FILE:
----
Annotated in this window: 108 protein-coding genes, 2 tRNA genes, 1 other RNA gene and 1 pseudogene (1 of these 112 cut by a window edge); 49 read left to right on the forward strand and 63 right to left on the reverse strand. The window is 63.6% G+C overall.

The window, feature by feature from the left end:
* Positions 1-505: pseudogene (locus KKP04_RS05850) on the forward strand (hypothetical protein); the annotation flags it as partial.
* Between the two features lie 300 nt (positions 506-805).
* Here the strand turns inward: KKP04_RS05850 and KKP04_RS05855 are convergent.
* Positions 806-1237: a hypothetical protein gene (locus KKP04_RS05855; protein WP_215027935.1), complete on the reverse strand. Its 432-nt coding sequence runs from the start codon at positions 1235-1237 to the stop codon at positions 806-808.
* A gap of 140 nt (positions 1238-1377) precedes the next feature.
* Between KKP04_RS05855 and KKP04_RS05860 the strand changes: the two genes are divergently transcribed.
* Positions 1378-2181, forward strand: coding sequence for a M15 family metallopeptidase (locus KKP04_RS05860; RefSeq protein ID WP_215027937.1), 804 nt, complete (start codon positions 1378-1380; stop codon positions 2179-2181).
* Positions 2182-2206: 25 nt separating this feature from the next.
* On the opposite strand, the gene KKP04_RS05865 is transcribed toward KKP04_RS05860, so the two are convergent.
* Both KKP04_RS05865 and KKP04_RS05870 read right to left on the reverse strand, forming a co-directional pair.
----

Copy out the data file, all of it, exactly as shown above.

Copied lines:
Annotated in this window: 108 protein-coding genes, 2 tRNA genes, 1 other RNA gene and 1 pseudogene (1 of these 112 cut by a window edge); 49 read left to right on the forward strand and 63 right to left on the reverse strand. The window is 63.6% G+C overall.

The window, feature by feature from the left end:
* Positions 1-505: pseudogene (locus KKP04_RS05850) on the forward strand (hypothetical protein); the annotation flags it as partial.
* Between the two features lie 300 nt (positions 506-805).
* Here the strand turns inward: KKP04_RS05850 and KKP04_RS05855 are convergent.
* Positions 806-1237: a hypothetical protein gene (locus KKP04_RS05855; protein WP_215027935.1), complete on the reverse strand. Its 432-nt coding sequence runs from the start codon at positions 1235-1237 to the stop codon at positions 806-808.
* A gap of 140 nt (positions 1238-1377) precedes the next feature.
* Between KKP04_RS05855 and KKP04_RS05860 the strand changes: the two genes are divergently transcribed.
* Positions 1378-2181, forward strand: coding sequence for a M15 family metallopeptidase (locus KKP04_RS05860; RefSeq protein ID WP_215027937.1), 804 nt, complete (start codon positions 1378-1380; stop codon positions 2179-2181).
* Positions 2182-2206: 25 nt separating this feature from the next.
* On the opposite strand, the gene KKP04_RS05865 is transcribed toward KKP04_RS05860, so the two are convergent.
* Both KKP04_RS05865 and KKP04_RS05870 read right to left on the reverse strand, forming a co-directional pair.